A generating function is a device somewhat similar to a bag. Instead of carrying many little objects detachedly, which could be embarrassing, we put them all in a bag, and then we have only one object to carry, the bag.

- George Pólya, Mathematics and plausible reasoning (1954)

We define a PGF as $g(t) = E[t^X]$. for this article $X$ will be a **discrete** random variable.

This is an interesting defintion since by LOTUS with $p_k = P(X = k)$

$g(t) = E[t^X] = \sum_{k=0}^{\infty} p_k t^k$

The crazy idea here is we can use calculus on $g(t)$, since its an differentiable function!

$g'(t) = \sum_{k=0}^{\infty} p_k kt^{k-1}$

Letting $t=0$ every term dies except the $k=1$ term which is $p_1 \cdot 1 \cdot 0^0 = p_1$

The general case of what we discovered is the nth derivative at zero being $p_n n!$

$g^{(n)}(0) = \sum_{k=0}^{\infty} p_k \frac{k!}{(k - n)!} 0^{k - n} = p_n n!$

That means we can recover each $p_k = P(X = k)$ from the PGF $g(t) = E[t^X]$, amazing!

Plugging in $t=1$ gives us $E[X]$ by LOTUS

$g'(1) = \sum_{k=0}^{\infty} p_k k \cdot 1^{k-1} = \sum_{k=0}^{\infty} k p_k = E[X]$

This is useful because finding expected values can be easier then finding probabilies since we have linearity.

Let $X = X_1 + \dots + X_6$ and let $X_i$ be the number rolled by the $i$'th die

Since $X_i$ are independent we use the fact that $E[XY] = E[X]E[Y]$ if $X$ and $Y$ indep

$g(t) = E[t^X] = E[t^{X_1 + \dots + X_6}] = E[t^{X_1}] \cdots E[t^{X_6}] = \left(E[t^{X_1}]\right)^6$

We know $E[X_i] = \frac{1}{6}(t^1 + t^2 + \dots + t^6)$ by LOTUS, plugging that in gives us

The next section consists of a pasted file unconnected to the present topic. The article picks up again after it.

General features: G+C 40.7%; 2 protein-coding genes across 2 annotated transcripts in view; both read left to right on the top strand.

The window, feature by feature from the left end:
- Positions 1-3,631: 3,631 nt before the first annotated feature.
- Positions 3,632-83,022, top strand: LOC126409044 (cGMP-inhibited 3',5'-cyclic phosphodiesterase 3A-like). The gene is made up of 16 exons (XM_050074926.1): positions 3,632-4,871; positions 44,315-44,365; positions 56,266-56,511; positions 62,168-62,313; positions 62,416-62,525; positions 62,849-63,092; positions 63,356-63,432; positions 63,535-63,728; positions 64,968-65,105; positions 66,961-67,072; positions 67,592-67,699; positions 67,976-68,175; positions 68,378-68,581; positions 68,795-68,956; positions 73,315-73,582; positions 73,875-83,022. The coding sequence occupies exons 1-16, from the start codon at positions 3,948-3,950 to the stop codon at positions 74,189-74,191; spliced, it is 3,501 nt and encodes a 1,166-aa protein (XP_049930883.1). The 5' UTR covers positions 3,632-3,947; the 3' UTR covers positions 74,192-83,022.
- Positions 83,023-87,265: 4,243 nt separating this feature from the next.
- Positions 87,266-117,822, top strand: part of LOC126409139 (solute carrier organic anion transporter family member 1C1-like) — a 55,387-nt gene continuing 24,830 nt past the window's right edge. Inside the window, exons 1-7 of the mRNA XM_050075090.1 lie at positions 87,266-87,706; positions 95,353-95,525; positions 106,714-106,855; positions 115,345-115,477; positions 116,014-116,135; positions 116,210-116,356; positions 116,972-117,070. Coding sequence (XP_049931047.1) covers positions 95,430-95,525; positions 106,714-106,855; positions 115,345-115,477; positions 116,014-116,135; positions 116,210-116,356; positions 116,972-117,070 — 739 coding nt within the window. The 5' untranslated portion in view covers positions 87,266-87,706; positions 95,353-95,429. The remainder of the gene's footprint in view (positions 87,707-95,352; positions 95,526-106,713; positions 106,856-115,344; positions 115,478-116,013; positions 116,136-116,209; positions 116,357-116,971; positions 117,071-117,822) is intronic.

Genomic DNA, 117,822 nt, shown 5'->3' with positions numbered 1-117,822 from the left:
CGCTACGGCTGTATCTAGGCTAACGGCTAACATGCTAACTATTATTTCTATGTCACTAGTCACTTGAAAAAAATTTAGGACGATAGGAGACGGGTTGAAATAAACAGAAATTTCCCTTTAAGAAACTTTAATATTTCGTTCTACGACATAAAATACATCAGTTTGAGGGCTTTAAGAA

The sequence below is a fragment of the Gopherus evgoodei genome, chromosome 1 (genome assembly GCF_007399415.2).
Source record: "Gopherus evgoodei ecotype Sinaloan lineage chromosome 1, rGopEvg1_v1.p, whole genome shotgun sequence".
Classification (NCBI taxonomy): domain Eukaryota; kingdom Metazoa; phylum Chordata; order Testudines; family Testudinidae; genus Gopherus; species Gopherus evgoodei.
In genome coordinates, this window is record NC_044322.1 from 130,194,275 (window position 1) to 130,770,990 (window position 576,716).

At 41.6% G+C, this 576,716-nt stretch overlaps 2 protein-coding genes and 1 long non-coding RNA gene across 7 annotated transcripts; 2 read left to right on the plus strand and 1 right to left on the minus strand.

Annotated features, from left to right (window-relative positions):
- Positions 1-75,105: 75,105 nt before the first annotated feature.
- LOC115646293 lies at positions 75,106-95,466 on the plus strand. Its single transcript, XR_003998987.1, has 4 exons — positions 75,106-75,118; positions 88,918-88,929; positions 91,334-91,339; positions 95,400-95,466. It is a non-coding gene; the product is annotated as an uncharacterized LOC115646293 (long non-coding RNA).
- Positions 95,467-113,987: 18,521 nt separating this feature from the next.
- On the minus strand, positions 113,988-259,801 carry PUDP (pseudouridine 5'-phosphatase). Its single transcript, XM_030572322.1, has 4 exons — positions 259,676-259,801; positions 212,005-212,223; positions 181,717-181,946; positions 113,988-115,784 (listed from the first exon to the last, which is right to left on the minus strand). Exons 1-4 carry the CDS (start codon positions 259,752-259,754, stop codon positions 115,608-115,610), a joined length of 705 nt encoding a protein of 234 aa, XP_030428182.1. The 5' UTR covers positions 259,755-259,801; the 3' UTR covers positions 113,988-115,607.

$g(t) = \left(E[t^{X_1}]\right)^6 = \left(\frac{1}{6}(t^1 + \dots + t^6)\right)^6$

We know $g^{(18)}(0) = P(X = 18)$ leading us to the amazing conclusion

The probability of six die summing to 18 is the coefficient of the $t^{18}$ term

Simplifying this to make finding the coefficients easier is now a matter of algebra not probability!

Take a polynomial, say the from the PGF of summing 3 fair dice

$(t^1 + t^2 + \dots + t^6)^3$

Think about getting the $t^{10}$ term, you can pick $t^6$, $t^3$ and $t^1$. but you could also pick different terms, like $t^5$, $t^4$ and $t^1$.

Counting the ways of picking the terms that have product $t^{10}$ is the same as counting dice rolls. except here we have the full power of algebra at our disposal.

(Assume X,Y are discrete, the continuous case is done by interchanging integrals)

Proof is by factoring out $xP(X=x)$ and then factoring out the sum

$\sum_{x=0}^{\infty} \sum_{y=0}^{\infty} xy P(X=x)P(Y=y) = \sum_{x=0}^{\infty} xP(X=x) \sum_{y=0}^{\infty} y P(Y=y) = E[X]E[Y]$

If you've done any probability you've likely come across a problem like this

What is the probability that the total after rolling 4 fair dice is 21?

When I heard this problem in stat110 strategic practice I tried to solve it in general, after spending several hours I gave up. It turns out the solution was just to manually list cases!

This bugged me, as a programmer I hate doing things manually. but not seeing a better way I continued on.

Interestingly, a similar thing happened to Frederick Mosteller in his sophomore year^{[1]}